As it turns out, we’ve seen this exchange before. In March 2006, Pace and then-Defense Secretary Donald Rumsfeld held a Pentagon press briefing, during which Rumsfeld warned reporters that Iran was “putting Iranian Quds Force-type people” into Iraq.
When a reporter asked Pace whether the Iranian forces in Iraq were “backed by the central government,” Pace responded frankly, “I do not know.” Rumsfeld was then asked the same question, and provided a very different answer: “Well, of course. The Revolutionary Guard doesn’t go milling around willy-nilly, one would think.” Read the transcript:
SEC. RUMSFELD: I will say this about Iran.They are currently putting people into Iraq to do things that are harmful to the future of Iraq. And we know it, and it is something that they, I think, will look back on as having been an error in judgment. … They’re putting Iranian Quds Force-type people into the country. … The Quds Force. The Revolutionary Guard types. …
Q Do you believe it’s backed by the government, or are they individual elements not backed by the central government?
GEN. PACE: I do not know. …
Q Do you think this is backed by the central government in Iran? What’s your —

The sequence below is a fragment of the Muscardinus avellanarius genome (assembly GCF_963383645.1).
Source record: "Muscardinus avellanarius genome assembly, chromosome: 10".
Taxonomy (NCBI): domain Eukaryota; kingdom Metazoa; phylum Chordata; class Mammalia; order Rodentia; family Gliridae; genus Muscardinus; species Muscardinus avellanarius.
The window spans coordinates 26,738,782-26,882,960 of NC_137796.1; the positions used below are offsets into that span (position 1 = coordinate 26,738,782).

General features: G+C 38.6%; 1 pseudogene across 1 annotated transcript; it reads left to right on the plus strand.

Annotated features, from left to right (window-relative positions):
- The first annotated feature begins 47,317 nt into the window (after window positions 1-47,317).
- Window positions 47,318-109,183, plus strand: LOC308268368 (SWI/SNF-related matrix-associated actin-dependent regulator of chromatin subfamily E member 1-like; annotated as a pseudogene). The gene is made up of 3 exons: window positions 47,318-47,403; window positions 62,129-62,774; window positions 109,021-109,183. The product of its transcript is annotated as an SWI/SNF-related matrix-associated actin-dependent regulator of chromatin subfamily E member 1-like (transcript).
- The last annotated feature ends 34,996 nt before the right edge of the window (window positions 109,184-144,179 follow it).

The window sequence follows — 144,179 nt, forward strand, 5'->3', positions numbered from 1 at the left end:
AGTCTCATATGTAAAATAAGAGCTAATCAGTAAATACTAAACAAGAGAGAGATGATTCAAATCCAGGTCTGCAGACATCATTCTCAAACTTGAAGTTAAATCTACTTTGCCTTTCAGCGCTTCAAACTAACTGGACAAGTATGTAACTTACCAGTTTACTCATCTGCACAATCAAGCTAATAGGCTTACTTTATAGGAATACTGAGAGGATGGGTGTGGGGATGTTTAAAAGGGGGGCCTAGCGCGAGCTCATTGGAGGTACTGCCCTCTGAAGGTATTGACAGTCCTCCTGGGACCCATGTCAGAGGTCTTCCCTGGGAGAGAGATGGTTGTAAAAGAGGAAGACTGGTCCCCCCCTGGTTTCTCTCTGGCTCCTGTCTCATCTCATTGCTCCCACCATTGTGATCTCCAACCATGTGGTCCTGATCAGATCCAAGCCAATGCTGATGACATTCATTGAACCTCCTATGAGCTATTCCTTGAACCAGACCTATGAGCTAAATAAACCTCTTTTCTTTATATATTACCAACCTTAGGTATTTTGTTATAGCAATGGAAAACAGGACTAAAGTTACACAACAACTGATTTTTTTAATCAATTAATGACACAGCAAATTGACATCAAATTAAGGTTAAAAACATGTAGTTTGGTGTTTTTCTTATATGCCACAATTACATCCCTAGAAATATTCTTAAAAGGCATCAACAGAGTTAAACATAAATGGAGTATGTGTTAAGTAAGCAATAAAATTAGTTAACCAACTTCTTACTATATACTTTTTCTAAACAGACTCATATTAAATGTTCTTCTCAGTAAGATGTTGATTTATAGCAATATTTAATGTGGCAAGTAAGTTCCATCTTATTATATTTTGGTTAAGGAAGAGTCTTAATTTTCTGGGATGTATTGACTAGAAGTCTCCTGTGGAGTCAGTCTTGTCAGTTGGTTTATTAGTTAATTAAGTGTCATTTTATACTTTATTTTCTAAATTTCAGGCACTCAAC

SEC. RUMSFELD: Well, of course. The Revolutionary Guard doesn’t go milling around willy-nilly, one would think.
One year later, the Bush administration admits there is no evidence showing that officials in Iran’s central government are directing the weapons smugglers. “I do not know whether or not the Quds force was ordered from the top echelons of government,” President Bush said Wednesday. Yet the fact that Rumsfeld nonchalantly pushed that claim demonstrates once again how the most senior Bush officials have been willing to overlook facts to pursue their ideological agenda.
Number of Iraqis who may flee their homes this year because of “unrelenting violence and insecurity” in Iraq, according to the International Organization for Migration. Approximately 1.7 million Iraqis have been displaced from their homes since the start of the Iraq war in “one of the fastest-growing refugee crises in the world.”
Writing in The Wall Street Journal editorial page, New Republic editor in chief Martin Peretz bashes the “Democrat Party” and also gives us his view of the Iraqi scene:
I think the odds against us are huge. One reason is that Iraq is neither a state that coheres nor a society that coheres. Its civil society, if that is what it is, is not quite a civilized society. The carnage between Shia and Sunni, and the carnage among other religious and ethnic communions, since the end of Ottoman rule have left deep and bloodied breaches in Iraq.
I agree with some of this, in particular that Iraq is neither a state nor a society that coheres. That said, it’s hard not to notice that Peretz keeps claiming in his various writings that Iraqis are uncivilized (recall, e.g., the “rudiments of civilization” incident). Any conclusions to be drawn from this will be left to the reader.